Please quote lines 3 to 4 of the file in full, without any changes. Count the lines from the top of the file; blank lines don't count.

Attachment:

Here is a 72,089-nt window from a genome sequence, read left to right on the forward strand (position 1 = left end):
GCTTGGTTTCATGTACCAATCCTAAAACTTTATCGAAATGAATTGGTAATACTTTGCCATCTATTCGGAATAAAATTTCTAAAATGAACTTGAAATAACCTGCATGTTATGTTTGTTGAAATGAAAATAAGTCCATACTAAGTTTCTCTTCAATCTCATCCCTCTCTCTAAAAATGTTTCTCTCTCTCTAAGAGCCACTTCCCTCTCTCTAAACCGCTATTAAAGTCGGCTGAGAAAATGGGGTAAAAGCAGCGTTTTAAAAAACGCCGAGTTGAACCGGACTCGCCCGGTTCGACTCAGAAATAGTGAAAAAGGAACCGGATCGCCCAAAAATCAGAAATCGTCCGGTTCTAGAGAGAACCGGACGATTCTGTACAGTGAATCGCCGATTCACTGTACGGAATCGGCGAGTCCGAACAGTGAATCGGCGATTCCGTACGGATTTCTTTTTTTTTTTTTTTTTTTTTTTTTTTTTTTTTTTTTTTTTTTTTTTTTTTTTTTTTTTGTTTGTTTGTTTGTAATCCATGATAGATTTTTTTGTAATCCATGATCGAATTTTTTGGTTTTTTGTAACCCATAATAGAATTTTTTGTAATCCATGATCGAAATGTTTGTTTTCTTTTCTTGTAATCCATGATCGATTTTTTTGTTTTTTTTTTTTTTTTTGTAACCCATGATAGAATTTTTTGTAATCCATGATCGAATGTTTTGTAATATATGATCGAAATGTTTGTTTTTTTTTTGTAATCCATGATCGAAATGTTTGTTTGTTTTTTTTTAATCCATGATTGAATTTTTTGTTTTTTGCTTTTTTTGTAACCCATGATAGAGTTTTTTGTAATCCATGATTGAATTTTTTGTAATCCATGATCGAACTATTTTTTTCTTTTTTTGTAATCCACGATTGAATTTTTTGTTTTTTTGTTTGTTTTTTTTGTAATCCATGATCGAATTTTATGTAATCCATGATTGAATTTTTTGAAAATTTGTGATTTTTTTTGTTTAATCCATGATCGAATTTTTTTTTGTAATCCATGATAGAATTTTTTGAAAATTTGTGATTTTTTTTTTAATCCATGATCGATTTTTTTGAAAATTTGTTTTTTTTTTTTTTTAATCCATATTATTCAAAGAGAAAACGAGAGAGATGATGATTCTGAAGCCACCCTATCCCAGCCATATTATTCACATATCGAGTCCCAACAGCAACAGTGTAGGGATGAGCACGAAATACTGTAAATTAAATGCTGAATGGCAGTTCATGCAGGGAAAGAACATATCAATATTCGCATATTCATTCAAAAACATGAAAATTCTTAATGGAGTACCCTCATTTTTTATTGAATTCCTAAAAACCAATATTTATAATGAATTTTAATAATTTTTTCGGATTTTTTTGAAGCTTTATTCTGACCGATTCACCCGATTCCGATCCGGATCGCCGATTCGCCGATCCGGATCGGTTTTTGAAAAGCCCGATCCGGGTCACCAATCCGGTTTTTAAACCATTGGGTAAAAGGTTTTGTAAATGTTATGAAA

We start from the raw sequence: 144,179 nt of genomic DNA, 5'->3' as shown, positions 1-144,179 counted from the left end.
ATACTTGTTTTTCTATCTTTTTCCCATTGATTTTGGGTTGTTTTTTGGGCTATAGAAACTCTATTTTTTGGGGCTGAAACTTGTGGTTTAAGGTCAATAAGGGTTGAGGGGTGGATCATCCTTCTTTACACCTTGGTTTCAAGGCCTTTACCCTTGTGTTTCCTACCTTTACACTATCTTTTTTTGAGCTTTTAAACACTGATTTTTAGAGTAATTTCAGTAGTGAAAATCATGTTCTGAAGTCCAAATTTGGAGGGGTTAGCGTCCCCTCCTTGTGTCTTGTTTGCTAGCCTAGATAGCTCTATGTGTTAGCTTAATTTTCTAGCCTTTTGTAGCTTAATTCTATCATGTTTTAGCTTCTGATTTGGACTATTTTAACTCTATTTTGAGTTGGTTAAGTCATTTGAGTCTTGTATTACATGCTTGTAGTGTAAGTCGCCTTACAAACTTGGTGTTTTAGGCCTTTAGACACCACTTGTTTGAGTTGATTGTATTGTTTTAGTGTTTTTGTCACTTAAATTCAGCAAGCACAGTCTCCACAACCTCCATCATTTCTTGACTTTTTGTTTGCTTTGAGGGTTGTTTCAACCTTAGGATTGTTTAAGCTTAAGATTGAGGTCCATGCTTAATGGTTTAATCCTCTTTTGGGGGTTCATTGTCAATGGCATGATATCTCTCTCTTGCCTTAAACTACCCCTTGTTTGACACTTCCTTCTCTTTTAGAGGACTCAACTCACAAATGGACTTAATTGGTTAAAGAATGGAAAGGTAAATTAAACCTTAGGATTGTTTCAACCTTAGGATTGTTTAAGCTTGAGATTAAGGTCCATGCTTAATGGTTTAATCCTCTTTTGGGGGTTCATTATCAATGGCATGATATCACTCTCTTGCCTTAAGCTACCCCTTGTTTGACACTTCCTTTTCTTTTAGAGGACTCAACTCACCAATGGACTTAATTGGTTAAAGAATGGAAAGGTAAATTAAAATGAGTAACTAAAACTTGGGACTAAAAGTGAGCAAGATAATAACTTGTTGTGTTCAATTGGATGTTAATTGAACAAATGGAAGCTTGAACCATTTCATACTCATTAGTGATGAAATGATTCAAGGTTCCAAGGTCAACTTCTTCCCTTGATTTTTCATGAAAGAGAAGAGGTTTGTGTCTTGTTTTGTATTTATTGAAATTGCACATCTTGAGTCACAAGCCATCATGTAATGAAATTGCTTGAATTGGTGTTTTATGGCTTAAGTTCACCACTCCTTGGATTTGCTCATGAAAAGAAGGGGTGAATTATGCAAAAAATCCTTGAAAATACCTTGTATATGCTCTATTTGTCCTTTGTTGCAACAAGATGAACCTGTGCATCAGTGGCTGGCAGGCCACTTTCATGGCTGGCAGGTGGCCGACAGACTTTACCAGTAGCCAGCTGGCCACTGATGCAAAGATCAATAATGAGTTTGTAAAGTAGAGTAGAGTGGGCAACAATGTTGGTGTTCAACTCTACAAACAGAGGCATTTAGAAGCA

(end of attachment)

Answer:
We start from the raw sequence: 144,179 nt of genomic DNA, 5'->3' as shown, positions 1-144,179 counted from the left end.
ATACTTGTTTTTCTATCTTTTTCCCATTGATTTTGGGTTGTTTTTTGGGCTATAGAAACTCTATTTTTTGGGGCTGAAACTTGTGGTTTAAGGTCAATAAGGGTTGAGGGGTGGATCATCCTTCTTTACACCTTGGTTTCAAGGCCTTTACCCTTGTGTTTCCTACCTTTACACTATCTTTTTTTGAGCTTTTAAACACTGATTTTTAGAGTAATTTCAGTAGTGAAAATCATGTTCTGAAGTCCAAATTTGGAGGGGTTAGCGTCCCCTCCTTGTGTCTTGTTTGCTAGCCTAGATAGCTCTATGTGTTAGCTTAATTTTCTAGCCTTTTGTAGCTTAATTCTATCATGTTTTAGCTTCTGATTTGGACTATTTTAACTCTATTTTGAGTTGGTTAAGTCATTTGAGTCTTGTATTACATGCTTGTAGTGTAAGTCGCCTTACAAACTTGGTGTTTTAGGCCTTTAGACACCACTTGTTTGAGTTGATTGTATTGTTTTAGTGTTTTTGTCACTTAAATTCAGCAAGCACAGTCTCCACAACCTCCATCATTTCTTGACTTTTTGTTTGCTTTGAGGGTTGTTTCAACCTTAGGATTGTTTAAGCTTAAGATTGAGGTCCATGCTTAATGGTTTAATCCTCTTTTGGGGGTTCATTGTCAATGGCATGATATCTCTCTCTTGCCTTAAACTACCCCTTGTTTGACACTTCCTTCTCTTTTAGAGGACTCAACTCACAAATGGACTTAATTGGTTAAAGAATGGAAAGGTAAATTAAACCTTAGGATTGTTTCAACCTTAGGATTGTTTAAGCTTGAGATTAAGGTCCATGCTTAATGGTTTAATCCTCTTTTGGGGGTTCATTATCAATGGCATGATATCACTCTCTTGCCTTAAGCTACCCCTTGTTTGACACTTCCTTTTCTTTTAGAGGACTCAACTCACCAATGGACTTAATTGGTTAAAGAATGGAAAGGTAAATTAAAATGAGTAACTAAAACTTGGGACTAAAAGTGAGCAAGATAATAACTTGTTGTGTTCAATTGGATGTTAATTGAACAAATGGAAGCTTGAACCATTTCATACTCATTAGTGATGAAATGATTCAAGGTTCCAAGGTCAACTTCTTCCCTTGATTTTTCATGAAAGAGAAGAGGTTTGTGTCTTGTTTTGTATTTATTGAAATTGCACATCTTGAGTCACAAGCCATCATGTAATGAAATTGCTTGAATTGGTGTTTTATGGCTTAAGTTCACCACTCCTTGGATTTGCTCATGAAAAGAAGGGGTGAATTATGCAAAAAATCCTTGAAAATACCTTGTATATGCTCTATTTGTCCTTTGTTGCAACAAGATGAACCTGTGCATCAGTGGCTGGCAGGCCACTTTCATGGCTGGCAGGTGGCCGACAGACTTTACCAGTAGCCAGCTGGCCACTGATGCAAAGATCAATAATGAGTTTGTAAAGTAGAGTAGAGTGGGCAACAATGTTGGTGTTCAACTCTACAAACAGAGGCATTTAGAAGCA